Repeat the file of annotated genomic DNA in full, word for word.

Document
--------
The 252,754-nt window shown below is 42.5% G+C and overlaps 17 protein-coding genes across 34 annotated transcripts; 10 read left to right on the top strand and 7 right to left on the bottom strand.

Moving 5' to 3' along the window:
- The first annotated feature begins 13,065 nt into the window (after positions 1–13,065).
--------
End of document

The 252,754-nt window shown below is 42.5% G+C and overlaps 17 protein-coding genes across 34 annotated transcripts; 10 read left to right on the top strand and 7 right to left on the bottom strand.

Moving 5' to 3' along the window:
- The first annotated feature begins 13,065 nt into the window (after positions 1–13,065).